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Habitat at 10

November 04, 2001

Habitat for Humanity celebrated its 10th year in Los Angeles at an anniversary celebration, "Lights! Camera! Habitat!," held at the Beverly Hills Hotel on Oct. 25 with Millard Fuller, founder and president of Habitat for Humanity International, as the guest of honor.

It's been 25 years since the grass-roots organization dedicated to eliminating poverty housing built its first house at Koinonia Christian community near Americus, Ga.

The work of Habitat volunteers, whose ranks include Jimmy Carter, has spread to more than 2,700 cities in 79 nations, 52 of them in California. The 100,000th house was completed in Harlem in September, and the "More Than Houses" campaign, led by Jack Kemp, anticipates funding 100,000 more by 2005.

About 370 guests and volunteers attended the event; music was by the House of Blues Gospel Singers and Graham Nash, who sang "Our House."

Several Habitat stalwarts were on hand: Bo Derek, who spent five days on a Wilmington house last year; Melanie G. Lee, benefit chairman; Ed Begley Jr.; Randall Wallace; L.A. City Atty. Rocky Delgadillo; Patricia Arquette; Thora Birch; Elizabeth Alexander; L.A. City Council member Janice Hahn; the Rev. Steven Barrie; artists Eva Makk, Barbara Carrera and Csaba Markus; and a slew of local volunteers in hard hats who greeted arrivals. Among them were Robert Dolphin, who's hammered away on a dozen projects, and Michael Ford, an investment consultant who's new to L.A. and has already worked on two houses. "It's a lot of fun and a great way to make new friends," he said.

Organizers estimate the event raised about $200,000. Fuller said financial support for Habitat has been affected by the World Trade Center attack.

"People have sent over $1 billion for relief, which is wonderful, but it has negatively affected nonprofits like us," he said. "The reality is that the needs we address are still there. When tonight's event was organized, we thought it would raise $1 million .... We have half the people here we would have had without the events of Sept. 11. But that tragedy has stirred a charitable spirit in more people, and I think it will go higher and come back to us. For every Habitat employee, there are 1,000 volunteers. We call it the 'theology of the hammer."'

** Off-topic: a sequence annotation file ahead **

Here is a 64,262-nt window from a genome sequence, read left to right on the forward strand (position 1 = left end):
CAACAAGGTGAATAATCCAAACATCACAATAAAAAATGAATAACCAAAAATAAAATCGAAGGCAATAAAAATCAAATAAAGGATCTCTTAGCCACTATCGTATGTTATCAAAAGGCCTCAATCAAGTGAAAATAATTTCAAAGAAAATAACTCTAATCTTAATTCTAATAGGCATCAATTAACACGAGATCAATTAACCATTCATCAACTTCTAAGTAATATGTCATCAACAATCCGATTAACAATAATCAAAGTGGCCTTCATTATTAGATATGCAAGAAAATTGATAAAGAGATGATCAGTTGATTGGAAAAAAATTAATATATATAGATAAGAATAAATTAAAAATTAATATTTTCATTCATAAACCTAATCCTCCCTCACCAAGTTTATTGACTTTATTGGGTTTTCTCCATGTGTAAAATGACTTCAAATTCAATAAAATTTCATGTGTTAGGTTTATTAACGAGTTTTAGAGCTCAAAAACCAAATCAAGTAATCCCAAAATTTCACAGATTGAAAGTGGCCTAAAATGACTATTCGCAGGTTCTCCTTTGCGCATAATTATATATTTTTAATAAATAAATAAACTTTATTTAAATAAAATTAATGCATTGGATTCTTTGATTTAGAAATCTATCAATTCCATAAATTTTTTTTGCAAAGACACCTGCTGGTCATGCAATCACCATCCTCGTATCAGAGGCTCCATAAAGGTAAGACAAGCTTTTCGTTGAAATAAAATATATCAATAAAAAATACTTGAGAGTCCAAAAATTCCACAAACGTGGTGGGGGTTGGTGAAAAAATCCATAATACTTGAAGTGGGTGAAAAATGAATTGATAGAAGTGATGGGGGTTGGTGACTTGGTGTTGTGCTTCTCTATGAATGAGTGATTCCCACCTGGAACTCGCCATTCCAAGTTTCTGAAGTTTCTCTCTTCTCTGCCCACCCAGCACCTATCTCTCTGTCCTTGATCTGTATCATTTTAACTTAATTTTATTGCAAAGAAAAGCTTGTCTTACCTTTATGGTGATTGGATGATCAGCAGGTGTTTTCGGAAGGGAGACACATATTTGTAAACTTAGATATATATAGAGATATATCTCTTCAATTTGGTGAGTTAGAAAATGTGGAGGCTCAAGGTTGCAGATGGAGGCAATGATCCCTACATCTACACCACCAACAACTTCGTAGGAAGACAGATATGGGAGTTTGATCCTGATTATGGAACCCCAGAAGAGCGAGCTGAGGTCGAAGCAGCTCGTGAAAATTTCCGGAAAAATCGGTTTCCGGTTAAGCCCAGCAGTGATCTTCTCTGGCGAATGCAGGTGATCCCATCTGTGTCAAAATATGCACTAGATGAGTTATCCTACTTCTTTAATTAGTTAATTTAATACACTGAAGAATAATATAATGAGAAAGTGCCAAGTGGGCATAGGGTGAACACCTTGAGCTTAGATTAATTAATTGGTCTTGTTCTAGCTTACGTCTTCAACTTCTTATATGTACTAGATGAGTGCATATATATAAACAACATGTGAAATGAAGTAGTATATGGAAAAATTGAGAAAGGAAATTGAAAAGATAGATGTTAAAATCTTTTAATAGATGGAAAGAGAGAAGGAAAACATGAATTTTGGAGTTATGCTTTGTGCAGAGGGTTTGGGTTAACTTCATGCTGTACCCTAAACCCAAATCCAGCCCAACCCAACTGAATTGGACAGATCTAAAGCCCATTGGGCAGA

Patt Diroll

Facing Hunger

The 500 luncheon guests gathered to raise money and awareness for the hungry. As soon as they finished their meal, they watched a video about hunger. Scenes included a young mother helping herself to free packets of cream and ketchup at a fast-food restaurant in order to feed her children. Another sobering image: a young student gazing wistfully at snacks being eaten by classmates.

The video presentation was a first for the Harvesters, sponsors of the annual luncheon on behalf of the Second Harvest Food Bank in Orange County. "We wanted to put a face on hunger," event chairwoman Jeri McKenna said.

Net proceeds of about $300,000 from the Oct. 24 benefit at the Four Seasons Hotel in Newport Beach were earmarked for programs to collect and distribute food to 370 nonprofit agencies.

Ann Conway

Art Center

Four distinguished--and distinctive--architects were honored at Art Center College of Design's Four Masters Dinner at the California Club on Oct. 26 hosted by Alyce and Spud Williamson, longtime benefactors of the center. Each architect has been involved in developing the expansion of the center's Pasadena campus.

Honored were Craig Hodgetts and Hsin-Ming Fung of Los Angeles, known for their sophisticated sense of humor in design, who planned the college's recently completed Sinclaire Pavilion, a student lounge with movable walls and windows; Alvaro Siza, one of Europe's leading architects, whose work incorporates the historic traditions of his native Portugal; and Frank Gehry, creator of Disney Concert Hall and the Guggenheim museums in New York and Bilbao.

All have been or are involved in designing buildings at the Art Center, which includes expansion of the existing campus overlooking the Rose Bowl and new facilities in downtown Pasadena.

Richard Weinstein, former dean of UCLA's Graduate School of Architecture and Urban Planning, gave the keynote address. "Between them, these architects comprehend the past, the present and the future," he said. "Their buildings, even more so now and in the future, will constitute an education in themselves."

More than 140 Art Center supporters and Pasadena pols turned out for the dinner including Betty and Richard Koshalek, Art Center president; Mayor Bill Bogaard; Bud Knapp, chairman of the Art Center board of trustees; Judy Webb; Adelaide Hixon; James Kossler; Peggy Phelps and Nelson Leonard; Fred Nicholas; Joni and Clark Smith; Betsy and Harry Hathaway; Elizabeth Manville; Phyllis and Don Epstein; Dorothy and Norman Parker; Phoebe and Lawrence Wilson; Michael Reese; and the Rev. Ed Bacon.


Ghoulish Gala

Scenes from horror flicks provided the backdrop for the Masquerade Ball for the Arts.

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